ISSUE 15, October 2005
Editorial
Historic: Nelson and Freemasonry
Grand Lodge: Pro Grand Master's Speech
Grand Lodge: Quarterly Communication
Hurricane Katrina: Grand Charity Relief Chest
Royal Arch: John Knight
Masonic Embroidery: A stitch in time...
Travel: Walzing along the Danube
Specialist Lodges: Martial arts
Library & Museum: The two Freemasons' Halls
    Anniversary: Jersey's Liberation
Anniversary: Dorset's 225 years
Obituaries: Lord Swansea OSM
Pro Grand Master: Whither directing our course?
Charmian Hussey: A Mason's wife on Masonry
International: The Grand Lodge of Israel
Education: Sheffield's big plans
Education: Forthcoming events
Education: The Second Degree
Masonic Charities
Letters, Book Reviews, Gardening

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The largest Grand Lodge in the world, with over 272,000 individuals, but 40% of members have been lost in the last 30 years
    I start with the disclaimer that the views expressed here are my own and not necessarily those of Grand Lodge. As Pro Grand Master of the United Grand Lodge of England, and therefore the most senior representative of the Grand Master, one of my responsibilities is to try and steer the Craft in a direction which I hope will be beneficial to its future.
     With nearly 300 years of experience under our belt we must be doing something right, so why should Freemasonry in, say, 25 years be any different from the model we have today? We may be by far the biggest Grand Lodge in the world with a membership of 272,000 individuals spread over the four quarters of the globe, but something is wrong with Anglo-Saxon Freemasonry.
     An enormous amount of effort has been invested in our future both in London, the Provinces and Districts, and many brethren are working hard to recruit, retrieve and retain members. But the overall picture is not satisfactory.
     Although statistics were not available before and during the 1980s, we have lost at least 40% of our membership in as little as 30 years. Our recent losses are often blamed on the fact that we consecrated 1,000 Lodges in the five years following the Second World War to accommodate men returning from active service and wanting to join a fraternity. But that is not the whole story as most of those brethren have long since passed away and we have continued to shrink at the rate of between 2-3% every year.
     While the decline has lessened in the past two years, we are by no means out of the wood, and with an aging membership we face an uncertain future. However, while membership numbers have shrunk so dramatically, the number of Lodges has actually increased, and we now have a very large number of Lodges that are struggling to survive with few members.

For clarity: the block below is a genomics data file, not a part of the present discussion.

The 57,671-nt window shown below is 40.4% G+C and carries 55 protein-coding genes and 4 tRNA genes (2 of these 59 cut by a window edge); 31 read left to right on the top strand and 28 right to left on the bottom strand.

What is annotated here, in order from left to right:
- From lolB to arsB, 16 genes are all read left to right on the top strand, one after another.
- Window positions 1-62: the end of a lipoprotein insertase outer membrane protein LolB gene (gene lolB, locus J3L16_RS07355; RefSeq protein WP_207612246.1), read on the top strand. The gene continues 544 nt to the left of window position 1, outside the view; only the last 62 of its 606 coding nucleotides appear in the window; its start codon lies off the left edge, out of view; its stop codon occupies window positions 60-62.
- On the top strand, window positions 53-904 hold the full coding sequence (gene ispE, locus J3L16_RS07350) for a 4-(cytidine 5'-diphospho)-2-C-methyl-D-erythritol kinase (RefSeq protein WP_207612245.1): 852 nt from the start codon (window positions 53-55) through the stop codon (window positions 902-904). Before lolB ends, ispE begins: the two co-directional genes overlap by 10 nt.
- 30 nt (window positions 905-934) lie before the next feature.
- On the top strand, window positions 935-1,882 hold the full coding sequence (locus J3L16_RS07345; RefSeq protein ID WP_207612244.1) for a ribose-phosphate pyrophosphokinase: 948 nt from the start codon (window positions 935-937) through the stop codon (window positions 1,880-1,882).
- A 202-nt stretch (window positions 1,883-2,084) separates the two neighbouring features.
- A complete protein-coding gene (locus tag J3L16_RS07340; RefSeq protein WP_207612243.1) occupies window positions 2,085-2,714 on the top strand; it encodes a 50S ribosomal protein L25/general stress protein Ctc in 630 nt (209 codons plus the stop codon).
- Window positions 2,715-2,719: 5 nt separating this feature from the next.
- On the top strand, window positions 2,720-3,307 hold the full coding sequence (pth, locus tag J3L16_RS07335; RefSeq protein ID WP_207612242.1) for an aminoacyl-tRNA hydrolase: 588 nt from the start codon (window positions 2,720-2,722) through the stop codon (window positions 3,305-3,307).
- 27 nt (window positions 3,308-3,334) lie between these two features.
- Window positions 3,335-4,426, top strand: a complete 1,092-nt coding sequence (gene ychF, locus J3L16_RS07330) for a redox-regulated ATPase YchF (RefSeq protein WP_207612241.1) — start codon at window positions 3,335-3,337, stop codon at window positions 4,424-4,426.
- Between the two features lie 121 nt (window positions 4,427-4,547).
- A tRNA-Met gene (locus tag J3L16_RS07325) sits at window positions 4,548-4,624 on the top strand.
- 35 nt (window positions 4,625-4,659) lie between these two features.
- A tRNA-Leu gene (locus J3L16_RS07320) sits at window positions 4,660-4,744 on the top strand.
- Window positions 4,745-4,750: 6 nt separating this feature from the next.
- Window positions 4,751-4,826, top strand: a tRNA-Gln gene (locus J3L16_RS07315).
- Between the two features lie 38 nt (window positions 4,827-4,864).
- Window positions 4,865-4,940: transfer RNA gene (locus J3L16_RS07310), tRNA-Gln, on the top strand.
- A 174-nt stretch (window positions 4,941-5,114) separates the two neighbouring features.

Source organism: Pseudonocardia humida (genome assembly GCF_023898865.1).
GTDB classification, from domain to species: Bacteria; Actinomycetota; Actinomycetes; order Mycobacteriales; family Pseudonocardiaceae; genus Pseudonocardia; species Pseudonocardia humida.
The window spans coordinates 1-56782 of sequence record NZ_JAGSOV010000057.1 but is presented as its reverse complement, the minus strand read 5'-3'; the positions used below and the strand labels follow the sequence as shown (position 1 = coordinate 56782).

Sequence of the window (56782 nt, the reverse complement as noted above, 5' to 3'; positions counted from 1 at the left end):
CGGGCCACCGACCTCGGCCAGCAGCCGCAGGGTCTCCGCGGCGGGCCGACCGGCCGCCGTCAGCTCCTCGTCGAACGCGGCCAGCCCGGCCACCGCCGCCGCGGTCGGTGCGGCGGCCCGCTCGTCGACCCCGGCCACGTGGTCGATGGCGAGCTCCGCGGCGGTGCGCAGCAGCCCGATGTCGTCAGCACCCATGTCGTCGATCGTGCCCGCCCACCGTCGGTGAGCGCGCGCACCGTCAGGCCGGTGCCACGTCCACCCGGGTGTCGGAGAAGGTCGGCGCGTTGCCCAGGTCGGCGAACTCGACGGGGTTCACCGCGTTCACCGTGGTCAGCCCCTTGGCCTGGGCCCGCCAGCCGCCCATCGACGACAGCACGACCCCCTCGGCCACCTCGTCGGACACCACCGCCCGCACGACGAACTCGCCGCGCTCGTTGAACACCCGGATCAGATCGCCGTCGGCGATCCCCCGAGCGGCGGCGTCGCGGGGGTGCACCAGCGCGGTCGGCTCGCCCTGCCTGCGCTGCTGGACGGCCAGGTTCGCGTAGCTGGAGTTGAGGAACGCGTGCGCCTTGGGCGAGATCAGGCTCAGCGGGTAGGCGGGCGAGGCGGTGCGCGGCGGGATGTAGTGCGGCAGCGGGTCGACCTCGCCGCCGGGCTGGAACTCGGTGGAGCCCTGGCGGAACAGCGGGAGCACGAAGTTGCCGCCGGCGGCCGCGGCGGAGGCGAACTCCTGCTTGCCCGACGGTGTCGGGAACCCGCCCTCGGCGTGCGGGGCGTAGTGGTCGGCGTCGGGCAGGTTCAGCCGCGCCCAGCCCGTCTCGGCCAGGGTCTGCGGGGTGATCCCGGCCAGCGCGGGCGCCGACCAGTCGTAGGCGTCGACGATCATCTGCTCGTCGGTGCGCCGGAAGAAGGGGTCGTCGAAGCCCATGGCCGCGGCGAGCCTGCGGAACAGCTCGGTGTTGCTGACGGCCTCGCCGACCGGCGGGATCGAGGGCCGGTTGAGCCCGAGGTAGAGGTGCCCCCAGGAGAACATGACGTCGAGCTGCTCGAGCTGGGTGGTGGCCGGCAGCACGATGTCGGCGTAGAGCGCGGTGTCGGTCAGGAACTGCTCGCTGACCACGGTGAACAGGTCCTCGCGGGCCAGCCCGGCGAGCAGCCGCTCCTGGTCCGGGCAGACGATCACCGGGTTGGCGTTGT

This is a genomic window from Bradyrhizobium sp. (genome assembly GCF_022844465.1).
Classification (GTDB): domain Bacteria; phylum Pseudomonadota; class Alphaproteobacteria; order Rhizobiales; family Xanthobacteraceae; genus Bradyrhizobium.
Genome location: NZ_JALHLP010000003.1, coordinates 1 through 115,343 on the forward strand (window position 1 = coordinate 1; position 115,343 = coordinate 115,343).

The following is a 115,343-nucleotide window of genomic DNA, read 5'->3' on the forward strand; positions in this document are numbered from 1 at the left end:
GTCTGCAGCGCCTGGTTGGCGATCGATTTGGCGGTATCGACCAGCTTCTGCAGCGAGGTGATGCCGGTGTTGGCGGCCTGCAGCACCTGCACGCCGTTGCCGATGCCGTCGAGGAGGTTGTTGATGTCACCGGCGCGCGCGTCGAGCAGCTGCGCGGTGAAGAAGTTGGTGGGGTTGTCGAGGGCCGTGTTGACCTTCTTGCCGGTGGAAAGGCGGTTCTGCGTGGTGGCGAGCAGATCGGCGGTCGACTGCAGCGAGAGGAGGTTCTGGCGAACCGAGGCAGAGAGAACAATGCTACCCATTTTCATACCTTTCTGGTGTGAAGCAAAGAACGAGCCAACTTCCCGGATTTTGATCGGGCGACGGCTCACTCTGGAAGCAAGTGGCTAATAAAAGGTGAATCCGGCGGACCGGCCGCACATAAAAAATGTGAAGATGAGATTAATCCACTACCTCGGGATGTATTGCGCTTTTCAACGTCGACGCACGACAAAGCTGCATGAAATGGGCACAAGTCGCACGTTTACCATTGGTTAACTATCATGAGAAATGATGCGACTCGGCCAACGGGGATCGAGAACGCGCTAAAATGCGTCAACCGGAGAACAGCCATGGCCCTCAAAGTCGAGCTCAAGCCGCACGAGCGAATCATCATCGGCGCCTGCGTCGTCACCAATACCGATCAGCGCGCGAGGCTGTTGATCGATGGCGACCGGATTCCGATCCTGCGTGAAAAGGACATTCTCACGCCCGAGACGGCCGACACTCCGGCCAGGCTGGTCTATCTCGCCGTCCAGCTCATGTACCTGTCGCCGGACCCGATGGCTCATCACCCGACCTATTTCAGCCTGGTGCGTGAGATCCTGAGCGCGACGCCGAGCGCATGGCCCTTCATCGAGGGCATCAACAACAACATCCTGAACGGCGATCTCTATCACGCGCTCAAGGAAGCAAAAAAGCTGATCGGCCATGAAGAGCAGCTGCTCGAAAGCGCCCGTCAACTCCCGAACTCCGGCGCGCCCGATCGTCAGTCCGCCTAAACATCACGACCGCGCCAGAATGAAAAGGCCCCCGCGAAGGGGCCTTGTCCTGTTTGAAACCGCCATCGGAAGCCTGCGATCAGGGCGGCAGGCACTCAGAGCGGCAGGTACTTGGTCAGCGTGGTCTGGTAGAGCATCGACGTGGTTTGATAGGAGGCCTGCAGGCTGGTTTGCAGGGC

The situation is made even worse when you factor in low attendance figures. It is not easy to see how we can correct this situation except by encouraging Lodges to consider closing or amalgamating when their numbers drop below a viable level.
     The danger of having too few members in a Lodge is that, in their desperation to survive, brethren may accept candidates regardless of whether or not they fulfil the conditions for initiation laid down in the ritual. Worse still, because at best they only manage to attract one new member each year, they rush the poor candidate through the three Degrees without giving him any time to pause and contemplate what it all means.
     Candidates are often stewards before they are Master Masons and on the officers’ ladder as soon as they are raised. Six years later they are either in the Master’s chair or have made some excuse to drop out, never to return.
     A recent survey in Buckinghamshire showed that 30% of all Master Masons ceased attending their Lodges within three years of being raised. I don’t blame them. The pressure of having to learn so much ritual in such a short time, before you have bonded fully with your peers and without any real understanding of its meaning, must test even our most committed candidates.
     This is not Freemasonry as it should be practised, and only slightly better than the mass one-day classes we all deplore in America. If Lodges start to initiate men regardless of their suitability because they are desperate to increase their numbers, then we should be worried about any long-term future for the Order. The quality of our members is more important than their quantity, but it is possible and preferable to have both. There are plenty of ‘just, upright and free men of mature age, sound judgment, and strict morals’ in society, if we could only attract them to join us.
     Until we can find ways of increasing the size of our Lodges, thereby giving more time for progression to the chair and more time to learn and understand the rituals, we must make do with encouraging Lodges to share out much of the work among the Master Masons and Past Masters. It often makes for more variety and therefore more enjoyment, and involves many more of the Lodge members at every meeting.


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